Travis is a warrior specifically trained and enhanced through futuristic science to be a lethal killing machine. He began as a conventional soldier: tough, agile and just smart enough to be resourceful. He was handpicked to be part of a special military experiment to create an elite group of super soldiers — genetically enhanced specimens whose sole function was to follow orders without question and to destroy the enemy without remorse.Travis is also driven by a need for revenge. He is enraged by the way the corporate military that trained him was so willing and able to cast his life aside and realizes that he wasn’t the only one. He saw how the corporations took the freedom of choice away from all individuals, treating them as possessions, not humans. It will become clear as time goes on that there is an intellect buried within this beast of a man. He is very swayed by Kagame and his calm philosophical drive. He needs to believe in something and Kagame is as much a machine of agenda as Travis is a machine of war. Kagame knows how to influence Travis and somehow Travis likes this. There’s something calming, even to a pit-bull, about the feeling of the collar and leash and a handler who knows when to rein them in and when to set them loose.

Omari Newton stars as Lucas Ingram. Here’s his character’s bio:

Smart, scientific and resourceful, Lucas is a conventional looking man, fit but not a warrior. But he’s also not a stereotypical techie either. He uses his intelligence and skill to make himself too indispensable to kill. It’s a tenuous balance… one mistake and Travis could easily dispense with him.Lucas worked in the early 2070’s for Alec Sadler’s SadTech. He was head of the temporal disruption division, chiefly responsible for aiding in the development of weapons that could bend time for military purposes. However, when he realized that his work was being used for evil, he confronted Alec. Soon after, he was falsely accused of being a rebel and a traitor, a charge he could not refute. He was never told who had made the accusation and what evidence there was against him.In fear for his life, Lucas fled to the other side and joined the rebels. After siding with the rebels he developed a kinship with their ambitions and realized he had a greater chance to stop his work from being used misused with their help. Having been a loner most of his life, the rebels gave Lucas a chance to feel like he belonged. He is loyal to Kagame, but has developed a bit of a man-crush on Kellog.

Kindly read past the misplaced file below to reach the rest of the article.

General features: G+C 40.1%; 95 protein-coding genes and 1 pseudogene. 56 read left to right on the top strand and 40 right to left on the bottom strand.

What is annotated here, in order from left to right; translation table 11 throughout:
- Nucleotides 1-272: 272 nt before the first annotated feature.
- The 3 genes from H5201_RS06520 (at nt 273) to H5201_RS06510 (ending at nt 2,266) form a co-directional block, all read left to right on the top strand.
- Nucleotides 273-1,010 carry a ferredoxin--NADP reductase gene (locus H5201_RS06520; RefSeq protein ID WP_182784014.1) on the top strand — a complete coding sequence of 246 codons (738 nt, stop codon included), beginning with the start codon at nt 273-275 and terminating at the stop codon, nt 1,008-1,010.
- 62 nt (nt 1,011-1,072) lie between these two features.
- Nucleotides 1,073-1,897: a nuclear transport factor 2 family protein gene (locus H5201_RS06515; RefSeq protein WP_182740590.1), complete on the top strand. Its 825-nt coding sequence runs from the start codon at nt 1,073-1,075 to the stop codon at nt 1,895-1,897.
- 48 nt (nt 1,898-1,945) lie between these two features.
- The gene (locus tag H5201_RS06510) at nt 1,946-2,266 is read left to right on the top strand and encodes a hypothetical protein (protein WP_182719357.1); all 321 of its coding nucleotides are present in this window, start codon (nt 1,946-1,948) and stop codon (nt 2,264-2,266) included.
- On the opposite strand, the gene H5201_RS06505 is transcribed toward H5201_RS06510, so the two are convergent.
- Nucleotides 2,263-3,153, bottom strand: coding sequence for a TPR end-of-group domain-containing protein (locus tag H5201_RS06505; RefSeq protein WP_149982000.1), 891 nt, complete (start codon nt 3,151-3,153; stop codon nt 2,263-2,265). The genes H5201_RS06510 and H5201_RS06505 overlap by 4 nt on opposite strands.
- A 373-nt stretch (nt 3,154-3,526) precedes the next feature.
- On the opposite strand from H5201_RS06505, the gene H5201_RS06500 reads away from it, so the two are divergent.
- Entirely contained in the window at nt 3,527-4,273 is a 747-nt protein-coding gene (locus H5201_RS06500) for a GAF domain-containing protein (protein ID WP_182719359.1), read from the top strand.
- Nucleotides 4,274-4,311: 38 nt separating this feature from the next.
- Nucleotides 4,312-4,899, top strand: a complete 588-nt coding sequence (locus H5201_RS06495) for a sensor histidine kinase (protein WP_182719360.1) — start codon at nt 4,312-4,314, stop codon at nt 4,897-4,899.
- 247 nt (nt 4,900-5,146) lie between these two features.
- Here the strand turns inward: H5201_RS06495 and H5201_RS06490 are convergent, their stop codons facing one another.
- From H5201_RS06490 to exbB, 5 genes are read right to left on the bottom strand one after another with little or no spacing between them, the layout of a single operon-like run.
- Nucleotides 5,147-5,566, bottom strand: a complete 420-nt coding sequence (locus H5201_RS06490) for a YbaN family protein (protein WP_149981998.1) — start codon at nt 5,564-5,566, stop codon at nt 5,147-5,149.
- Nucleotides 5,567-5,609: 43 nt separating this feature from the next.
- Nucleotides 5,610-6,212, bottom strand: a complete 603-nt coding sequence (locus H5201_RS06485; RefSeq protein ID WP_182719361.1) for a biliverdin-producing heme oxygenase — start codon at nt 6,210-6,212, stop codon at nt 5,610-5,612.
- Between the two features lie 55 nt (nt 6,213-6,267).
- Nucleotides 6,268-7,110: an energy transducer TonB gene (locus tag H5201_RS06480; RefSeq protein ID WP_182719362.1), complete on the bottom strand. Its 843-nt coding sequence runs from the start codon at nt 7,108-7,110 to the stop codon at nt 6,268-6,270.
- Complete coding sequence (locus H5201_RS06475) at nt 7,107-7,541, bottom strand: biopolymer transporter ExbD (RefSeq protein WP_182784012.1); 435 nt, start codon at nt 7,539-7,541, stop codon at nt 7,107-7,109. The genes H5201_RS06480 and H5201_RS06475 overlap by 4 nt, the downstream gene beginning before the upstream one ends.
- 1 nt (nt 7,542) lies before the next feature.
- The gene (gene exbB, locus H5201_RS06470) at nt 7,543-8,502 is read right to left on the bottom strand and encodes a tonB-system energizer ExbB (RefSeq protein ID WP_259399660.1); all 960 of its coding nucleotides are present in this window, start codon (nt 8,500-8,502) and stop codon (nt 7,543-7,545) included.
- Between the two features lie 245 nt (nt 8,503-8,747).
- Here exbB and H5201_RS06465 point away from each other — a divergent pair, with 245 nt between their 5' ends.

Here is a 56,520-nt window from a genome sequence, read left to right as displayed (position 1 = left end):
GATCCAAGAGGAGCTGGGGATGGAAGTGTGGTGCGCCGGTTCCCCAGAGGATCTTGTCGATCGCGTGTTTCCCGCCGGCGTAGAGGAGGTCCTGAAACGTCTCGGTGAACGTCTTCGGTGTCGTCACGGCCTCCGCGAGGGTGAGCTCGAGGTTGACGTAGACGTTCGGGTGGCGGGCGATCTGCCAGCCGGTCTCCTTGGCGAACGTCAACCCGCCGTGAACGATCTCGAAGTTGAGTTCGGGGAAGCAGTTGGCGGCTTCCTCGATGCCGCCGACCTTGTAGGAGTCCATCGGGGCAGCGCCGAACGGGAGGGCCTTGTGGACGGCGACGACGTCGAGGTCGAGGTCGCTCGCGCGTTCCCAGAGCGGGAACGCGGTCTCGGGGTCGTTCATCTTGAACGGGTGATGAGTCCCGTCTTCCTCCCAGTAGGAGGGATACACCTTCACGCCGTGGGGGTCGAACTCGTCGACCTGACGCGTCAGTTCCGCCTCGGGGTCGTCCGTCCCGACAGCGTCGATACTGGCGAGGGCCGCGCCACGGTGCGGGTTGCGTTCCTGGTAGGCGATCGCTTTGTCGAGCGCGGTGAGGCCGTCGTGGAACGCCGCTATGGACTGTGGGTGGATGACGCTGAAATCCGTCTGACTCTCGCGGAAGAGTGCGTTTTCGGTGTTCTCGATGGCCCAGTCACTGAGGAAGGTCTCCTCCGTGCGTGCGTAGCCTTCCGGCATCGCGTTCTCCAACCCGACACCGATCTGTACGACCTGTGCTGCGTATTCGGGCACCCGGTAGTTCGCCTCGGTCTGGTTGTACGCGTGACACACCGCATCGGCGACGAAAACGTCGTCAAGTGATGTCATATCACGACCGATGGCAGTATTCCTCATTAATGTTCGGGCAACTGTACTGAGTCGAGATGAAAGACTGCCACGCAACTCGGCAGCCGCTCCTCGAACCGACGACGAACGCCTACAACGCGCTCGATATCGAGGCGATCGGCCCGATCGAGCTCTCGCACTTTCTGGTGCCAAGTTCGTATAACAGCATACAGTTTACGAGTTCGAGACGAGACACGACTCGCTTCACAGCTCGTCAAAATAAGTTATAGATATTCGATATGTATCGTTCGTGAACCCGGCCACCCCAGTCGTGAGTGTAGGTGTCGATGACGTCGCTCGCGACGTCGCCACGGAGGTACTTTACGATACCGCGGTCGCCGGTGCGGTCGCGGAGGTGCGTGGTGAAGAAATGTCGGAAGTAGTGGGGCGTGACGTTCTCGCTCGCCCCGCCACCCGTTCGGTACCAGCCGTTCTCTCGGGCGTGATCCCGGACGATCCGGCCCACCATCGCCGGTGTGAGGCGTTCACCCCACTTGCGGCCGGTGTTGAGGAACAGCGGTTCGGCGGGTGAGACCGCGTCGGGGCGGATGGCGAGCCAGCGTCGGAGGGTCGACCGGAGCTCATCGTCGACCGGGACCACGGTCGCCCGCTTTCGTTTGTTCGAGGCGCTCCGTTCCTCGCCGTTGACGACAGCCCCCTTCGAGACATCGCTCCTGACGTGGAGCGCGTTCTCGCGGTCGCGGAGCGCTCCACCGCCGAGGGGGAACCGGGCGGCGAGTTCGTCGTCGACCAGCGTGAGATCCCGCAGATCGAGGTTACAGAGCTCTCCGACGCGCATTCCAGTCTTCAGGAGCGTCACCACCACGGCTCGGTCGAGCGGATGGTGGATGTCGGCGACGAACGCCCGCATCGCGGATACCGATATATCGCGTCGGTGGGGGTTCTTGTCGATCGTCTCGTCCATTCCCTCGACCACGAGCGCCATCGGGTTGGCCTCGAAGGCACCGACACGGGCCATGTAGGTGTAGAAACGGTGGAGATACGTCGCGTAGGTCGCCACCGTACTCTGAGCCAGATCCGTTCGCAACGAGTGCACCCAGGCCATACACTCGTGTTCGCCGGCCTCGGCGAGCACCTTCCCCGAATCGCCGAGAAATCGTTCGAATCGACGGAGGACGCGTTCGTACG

Cross is no stranger to USA TV, appearing in series that have aired on Stateside television like The X-FilesStargate SG-1, Highlander: The Series, Star Trek: Enterprise and others.

Omari Newton is no stranger to Stateside TV either, appearing in episodes of Fringe and V, as well as co-starring in Blue Mountain State, and more.

Watch season 1 and 2 of Continuum streaming on Netflix right now. With 23 episodes in total, it should keep you busy for a few days. It’s called “binge-watching” which is the thing to do nowadays apparently.

Here’s a 3-minute trailer:


4 – Another SyFy channel TV show for you to binge-watch, if you didn’t catch any of it when it aired for 2 seasons, from 2011 to 2012, before it was canceled – Alphas, which Malik Yoba co-starred in, with a guest-starring roster that included Kandyse McClure and Mahershala Ali.

Alphas starred David Strathairn as Dr. Lee Rosen, Malik Yoba as Bill Harken, Warren Christie as Cameron Hicks, Azita Ghanizada as Rachel Pirzad, Ryan Cartwright as Gary Bell and Laura Mennell as Nina Theroux, in a series that followed a clandestine group of ordinary people with superhuman mental and physical abilities, taking on cases the CIA, FBI and Pentagon are unwilling or unable to solve, going head-to-head with many of the criminal “Alphas” hiding among the normal population.

As I recall, Yoba’s character’s abilities included increased durability, endurance, speed and strength. He was kind of the brawn of the operation. Not that he wasn’t smart as well.

24 total episodes await you, so happy binge-watching!



5 – And finally, a documentary for film lovers titled For the Love of Movies: The Story of American Film Criticism.
Director Gerald Peary directs this insightful documentary that examines the oft-misunderstood world of film criticism and explores what the future holds for the under-appreciated art form in the expanding, competitive Internet era. 
It’s filled with an assortment of the country’s most respected critics, including African American film critics Elvis Mitchell and Wesley Morris, as well as Kenneth Turan, A.O. Scott, and arguably the most recognizable film critic of all time, Roger Ebert, to name a few. There are several others.
What’s a documentary about film criticism without Andrew Sarris and Pauline Kael? They’re in there too, as the viewer is taken of an educational and entertaining trip through cinema history, to the present.
Trailer below: